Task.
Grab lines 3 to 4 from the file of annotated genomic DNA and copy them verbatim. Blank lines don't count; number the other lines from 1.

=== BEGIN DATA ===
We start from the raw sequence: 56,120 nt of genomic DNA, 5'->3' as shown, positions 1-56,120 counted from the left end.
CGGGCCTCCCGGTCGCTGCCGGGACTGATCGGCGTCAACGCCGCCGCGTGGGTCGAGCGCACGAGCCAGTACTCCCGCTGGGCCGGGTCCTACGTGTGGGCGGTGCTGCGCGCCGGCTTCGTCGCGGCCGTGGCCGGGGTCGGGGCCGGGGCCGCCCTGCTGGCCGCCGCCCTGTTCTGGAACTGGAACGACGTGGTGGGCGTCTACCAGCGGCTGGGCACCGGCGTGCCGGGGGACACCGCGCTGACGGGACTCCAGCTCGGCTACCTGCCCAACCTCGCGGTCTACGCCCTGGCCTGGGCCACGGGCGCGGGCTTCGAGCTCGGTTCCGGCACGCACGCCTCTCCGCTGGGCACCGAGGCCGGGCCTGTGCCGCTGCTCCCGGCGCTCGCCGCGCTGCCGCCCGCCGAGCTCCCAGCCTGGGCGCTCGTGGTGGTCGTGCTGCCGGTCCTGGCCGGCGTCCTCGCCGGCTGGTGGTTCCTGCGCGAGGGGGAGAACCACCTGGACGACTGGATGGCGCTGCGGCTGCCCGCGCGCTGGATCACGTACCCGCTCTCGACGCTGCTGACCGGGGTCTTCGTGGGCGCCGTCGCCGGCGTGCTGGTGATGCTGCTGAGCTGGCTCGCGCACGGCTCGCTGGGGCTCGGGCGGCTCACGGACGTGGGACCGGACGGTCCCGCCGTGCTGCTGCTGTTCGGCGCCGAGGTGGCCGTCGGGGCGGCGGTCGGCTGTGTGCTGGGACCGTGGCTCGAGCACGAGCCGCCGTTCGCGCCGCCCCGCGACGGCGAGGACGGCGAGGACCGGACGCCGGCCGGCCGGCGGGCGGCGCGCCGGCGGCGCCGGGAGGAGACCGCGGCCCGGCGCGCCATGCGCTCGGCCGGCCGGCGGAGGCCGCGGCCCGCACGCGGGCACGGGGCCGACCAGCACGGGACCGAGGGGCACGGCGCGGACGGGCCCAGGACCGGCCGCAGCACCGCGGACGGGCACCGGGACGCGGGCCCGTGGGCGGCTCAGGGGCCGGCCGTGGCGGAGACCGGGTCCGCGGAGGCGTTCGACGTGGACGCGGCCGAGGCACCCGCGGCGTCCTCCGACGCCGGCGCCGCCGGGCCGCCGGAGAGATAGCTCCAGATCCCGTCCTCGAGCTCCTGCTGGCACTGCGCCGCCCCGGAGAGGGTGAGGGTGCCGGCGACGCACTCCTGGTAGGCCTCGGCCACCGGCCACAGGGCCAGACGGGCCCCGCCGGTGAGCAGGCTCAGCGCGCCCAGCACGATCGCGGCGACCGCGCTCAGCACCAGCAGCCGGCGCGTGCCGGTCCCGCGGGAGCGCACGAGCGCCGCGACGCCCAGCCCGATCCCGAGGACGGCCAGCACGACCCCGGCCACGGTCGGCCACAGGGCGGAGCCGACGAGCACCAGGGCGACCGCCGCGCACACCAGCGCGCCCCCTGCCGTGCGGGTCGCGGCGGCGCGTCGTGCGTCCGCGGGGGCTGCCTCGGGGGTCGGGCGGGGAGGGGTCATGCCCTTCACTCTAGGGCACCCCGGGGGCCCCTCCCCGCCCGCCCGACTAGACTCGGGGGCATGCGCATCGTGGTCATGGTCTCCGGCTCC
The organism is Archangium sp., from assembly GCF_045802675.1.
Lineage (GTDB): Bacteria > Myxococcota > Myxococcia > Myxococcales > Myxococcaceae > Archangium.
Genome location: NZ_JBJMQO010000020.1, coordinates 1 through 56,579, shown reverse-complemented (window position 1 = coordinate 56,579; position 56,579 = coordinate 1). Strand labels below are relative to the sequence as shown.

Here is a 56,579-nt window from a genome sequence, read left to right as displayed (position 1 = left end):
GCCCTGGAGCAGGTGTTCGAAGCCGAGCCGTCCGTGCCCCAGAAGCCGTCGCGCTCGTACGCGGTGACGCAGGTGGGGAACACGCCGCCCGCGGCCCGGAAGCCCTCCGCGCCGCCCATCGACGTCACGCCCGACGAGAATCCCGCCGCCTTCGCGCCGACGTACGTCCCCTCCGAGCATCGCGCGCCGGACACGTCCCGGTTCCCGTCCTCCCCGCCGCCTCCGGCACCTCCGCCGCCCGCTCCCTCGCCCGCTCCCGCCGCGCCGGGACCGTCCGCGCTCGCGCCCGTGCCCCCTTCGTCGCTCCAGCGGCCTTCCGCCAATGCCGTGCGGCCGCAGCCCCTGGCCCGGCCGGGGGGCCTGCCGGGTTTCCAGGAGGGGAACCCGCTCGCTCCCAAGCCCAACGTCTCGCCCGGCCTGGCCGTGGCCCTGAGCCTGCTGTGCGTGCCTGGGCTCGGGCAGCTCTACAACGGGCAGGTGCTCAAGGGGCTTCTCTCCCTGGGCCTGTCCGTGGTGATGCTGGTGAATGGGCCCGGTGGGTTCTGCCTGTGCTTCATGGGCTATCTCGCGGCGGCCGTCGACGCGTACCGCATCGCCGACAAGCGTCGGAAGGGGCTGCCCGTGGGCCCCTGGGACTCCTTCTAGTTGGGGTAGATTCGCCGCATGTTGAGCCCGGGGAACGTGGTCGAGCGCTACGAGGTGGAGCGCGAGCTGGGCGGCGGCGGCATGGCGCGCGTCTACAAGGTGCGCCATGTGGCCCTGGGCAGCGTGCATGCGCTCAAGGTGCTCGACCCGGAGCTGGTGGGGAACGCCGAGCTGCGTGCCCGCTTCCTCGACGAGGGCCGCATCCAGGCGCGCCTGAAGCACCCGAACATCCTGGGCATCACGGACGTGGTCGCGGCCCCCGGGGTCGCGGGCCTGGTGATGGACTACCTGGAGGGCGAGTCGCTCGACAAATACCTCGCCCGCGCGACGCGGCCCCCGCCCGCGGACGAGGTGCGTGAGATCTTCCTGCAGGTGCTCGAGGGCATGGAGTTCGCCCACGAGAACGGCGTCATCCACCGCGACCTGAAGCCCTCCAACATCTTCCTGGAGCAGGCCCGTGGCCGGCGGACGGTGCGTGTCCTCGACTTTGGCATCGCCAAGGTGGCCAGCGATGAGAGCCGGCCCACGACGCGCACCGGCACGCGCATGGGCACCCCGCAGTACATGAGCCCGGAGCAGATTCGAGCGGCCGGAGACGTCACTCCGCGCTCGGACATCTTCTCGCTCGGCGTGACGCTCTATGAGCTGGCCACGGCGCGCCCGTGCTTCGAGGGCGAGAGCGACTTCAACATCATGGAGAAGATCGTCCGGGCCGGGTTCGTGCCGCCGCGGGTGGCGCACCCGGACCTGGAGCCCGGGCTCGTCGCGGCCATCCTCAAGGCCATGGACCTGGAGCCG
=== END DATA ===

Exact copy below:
The organism is Archangium sp., from assembly GCF_045802675.1.
Lineage (GTDB): Bacteria > Myxococcota > Myxococcia > Myxococcales > Myxococcaceae > Archangium.